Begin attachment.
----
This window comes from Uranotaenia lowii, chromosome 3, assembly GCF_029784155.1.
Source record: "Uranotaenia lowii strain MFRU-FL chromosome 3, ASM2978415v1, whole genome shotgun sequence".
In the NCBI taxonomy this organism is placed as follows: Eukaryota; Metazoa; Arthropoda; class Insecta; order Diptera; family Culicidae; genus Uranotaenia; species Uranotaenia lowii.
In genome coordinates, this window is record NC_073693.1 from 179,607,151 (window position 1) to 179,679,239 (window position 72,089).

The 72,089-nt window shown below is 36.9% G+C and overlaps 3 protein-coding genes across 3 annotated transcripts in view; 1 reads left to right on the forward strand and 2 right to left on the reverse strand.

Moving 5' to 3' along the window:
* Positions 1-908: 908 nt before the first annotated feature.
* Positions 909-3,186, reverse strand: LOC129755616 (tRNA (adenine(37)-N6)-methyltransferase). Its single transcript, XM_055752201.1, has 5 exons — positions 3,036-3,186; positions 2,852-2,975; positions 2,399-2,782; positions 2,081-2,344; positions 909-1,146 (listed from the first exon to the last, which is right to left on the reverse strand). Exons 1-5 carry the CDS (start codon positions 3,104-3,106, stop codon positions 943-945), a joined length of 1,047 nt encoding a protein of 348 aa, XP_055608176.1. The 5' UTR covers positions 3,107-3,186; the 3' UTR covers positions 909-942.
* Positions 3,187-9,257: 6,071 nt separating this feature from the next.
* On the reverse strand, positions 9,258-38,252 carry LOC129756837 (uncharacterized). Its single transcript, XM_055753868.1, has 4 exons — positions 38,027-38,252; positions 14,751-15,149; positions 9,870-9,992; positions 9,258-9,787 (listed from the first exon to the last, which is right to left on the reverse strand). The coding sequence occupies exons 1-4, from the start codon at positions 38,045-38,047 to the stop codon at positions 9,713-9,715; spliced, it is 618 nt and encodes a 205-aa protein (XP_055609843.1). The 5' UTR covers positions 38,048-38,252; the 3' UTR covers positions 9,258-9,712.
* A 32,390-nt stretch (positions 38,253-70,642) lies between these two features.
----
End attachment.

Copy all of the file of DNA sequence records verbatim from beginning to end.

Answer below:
This window comes from Uranotaenia lowii, chromosome 3, assembly GCF_029784155.1.
Source record: "Uranotaenia lowii strain MFRU-FL chromosome 3, ASM2978415v1, whole genome shotgun sequence".
In the NCBI taxonomy this organism is placed as follows: Eukaryota; Metazoa; Arthropoda; class Insecta; order Diptera; family Culicidae; genus Uranotaenia; species Uranotaenia lowii.
In genome coordinates, this window is record NC_073693.1 from 179,607,151 (window position 1) to 179,679,239 (window position 72,089).

The 72,089-nt window shown below is 36.9% G+C and overlaps 3 protein-coding genes across 3 annotated transcripts in view; 1 reads left to right on the forward strand and 2 right to left on the reverse strand.

Moving 5' to 3' along the window:
* Positions 1-908: 908 nt before the first annotated feature.
* Positions 909-3,186, reverse strand: LOC129755616 (tRNA (adenine(37)-N6)-methyltransferase). Its single transcript, XM_055752201.1, has 5 exons — positions 3,036-3,186; positions 2,852-2,975; positions 2,399-2,782; positions 2,081-2,344; positions 909-1,146 (listed from the first exon to the last, which is right to left on the reverse strand). Exons 1-5 carry the CDS (start codon positions 3,104-3,106, stop codon positions 943-945), a joined length of 1,047 nt encoding a protein of 348 aa, XP_055608176.1. The 5' UTR covers positions 3,107-3,186; the 3' UTR covers positions 909-942.
* Positions 3,187-9,257: 6,071 nt separating this feature from the next.
* On the reverse strand, positions 9,258-38,252 carry LOC129756837 (uncharacterized). Its single transcript, XM_055753868.1, has 4 exons — positions 38,027-38,252; positions 14,751-15,149; positions 9,870-9,992; positions 9,258-9,787 (listed from the first exon to the last, which is right to left on the reverse strand). The coding sequence occupies exons 1-4, from the start codon at positions 38,045-38,047 to the stop codon at positions 9,713-9,715; spliced, it is 618 nt and encodes a 205-aa protein (XP_055609843.1). The 5' UTR covers positions 38,048-38,252; the 3' UTR covers positions 9,258-9,712.
* A 32,390-nt stretch (positions 38,253-70,642) lies between these two features.